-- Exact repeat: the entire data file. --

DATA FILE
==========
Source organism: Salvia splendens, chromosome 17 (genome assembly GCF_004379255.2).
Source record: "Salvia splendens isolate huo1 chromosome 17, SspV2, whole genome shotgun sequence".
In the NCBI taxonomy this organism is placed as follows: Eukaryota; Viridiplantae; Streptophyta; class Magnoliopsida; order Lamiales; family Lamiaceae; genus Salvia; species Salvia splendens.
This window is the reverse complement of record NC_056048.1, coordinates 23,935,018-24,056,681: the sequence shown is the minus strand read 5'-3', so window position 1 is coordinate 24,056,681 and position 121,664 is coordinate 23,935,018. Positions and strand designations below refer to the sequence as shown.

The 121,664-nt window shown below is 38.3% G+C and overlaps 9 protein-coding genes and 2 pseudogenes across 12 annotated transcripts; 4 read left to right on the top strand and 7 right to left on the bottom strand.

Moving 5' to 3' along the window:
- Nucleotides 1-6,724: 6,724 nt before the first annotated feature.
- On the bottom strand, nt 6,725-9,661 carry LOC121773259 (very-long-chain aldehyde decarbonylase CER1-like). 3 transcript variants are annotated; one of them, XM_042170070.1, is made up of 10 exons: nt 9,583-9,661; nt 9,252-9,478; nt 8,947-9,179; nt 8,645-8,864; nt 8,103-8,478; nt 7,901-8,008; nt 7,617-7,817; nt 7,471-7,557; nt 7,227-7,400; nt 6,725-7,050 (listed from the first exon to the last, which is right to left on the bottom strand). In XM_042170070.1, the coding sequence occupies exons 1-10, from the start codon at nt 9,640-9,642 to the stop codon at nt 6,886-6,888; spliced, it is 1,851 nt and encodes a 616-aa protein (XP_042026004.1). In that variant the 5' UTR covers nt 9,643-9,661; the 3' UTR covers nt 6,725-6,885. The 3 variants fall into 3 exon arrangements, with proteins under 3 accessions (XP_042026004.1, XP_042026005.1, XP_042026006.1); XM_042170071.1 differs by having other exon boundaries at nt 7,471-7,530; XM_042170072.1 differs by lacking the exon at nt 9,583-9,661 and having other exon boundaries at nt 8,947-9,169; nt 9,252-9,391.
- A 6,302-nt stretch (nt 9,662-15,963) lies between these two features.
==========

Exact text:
Source organism: Salvia splendens, chromosome 17 (genome assembly GCF_004379255.2).
Source record: "Salvia splendens isolate huo1 chromosome 17, SspV2, whole genome shotgun sequence".
In the NCBI taxonomy this organism is placed as follows: Eukaryota; Viridiplantae; Streptophyta; class Magnoliopsida; order Lamiales; family Lamiaceae; genus Salvia; species Salvia splendens.
This window is the reverse complement of record NC_056048.1, coordinates 23,935,018-24,056,681: the sequence shown is the minus strand read 5'-3', so window position 1 is coordinate 24,056,681 and position 121,664 is coordinate 23,935,018. Positions and strand designations below refer to the sequence as shown.

The 121,664-nt window shown below is 38.3% G+C and overlaps 9 protein-coding genes and 2 pseudogenes across 12 annotated transcripts; 4 read left to right on the top strand and 7 right to left on the bottom strand.

Moving 5' to 3' along the window:
- Nucleotides 1-6,724: 6,724 nt before the first annotated feature.
- On the bottom strand, nt 6,725-9,661 carry LOC121773259 (very-long-chain aldehyde decarbonylase CER1-like). 3 transcript variants are annotated; one of them, XM_042170070.1, is made up of 10 exons: nt 9,583-9,661; nt 9,252-9,478; nt 8,947-9,179; nt 8,645-8,864; nt 8,103-8,478; nt 7,901-8,008; nt 7,617-7,817; nt 7,471-7,557; nt 7,227-7,400; nt 6,725-7,050 (listed from the first exon to the last, which is right to left on the bottom strand). In XM_042170070.1, the coding sequence occupies exons 1-10, from the start codon at nt 9,640-9,642 to the stop codon at nt 6,886-6,888; spliced, it is 1,851 nt and encodes a 616-aa protein (XP_042026004.1). In that variant the 5' UTR covers nt 9,643-9,661; the 3' UTR covers nt 6,725-6,885. The 3 variants fall into 3 exon arrangements, with proteins under 3 accessions (XP_042026004.1, XP_042026005.1, XP_042026006.1); XM_042170071.1 differs by having other exon boundaries at nt 7,471-7,530; XM_042170072.1 differs by lacking the exon at nt 9,583-9,661 and having other exon boundaries at nt 8,947-9,169; nt 9,252-9,391.
- A 6,302-nt stretch (nt 9,662-15,963) lies between these two features.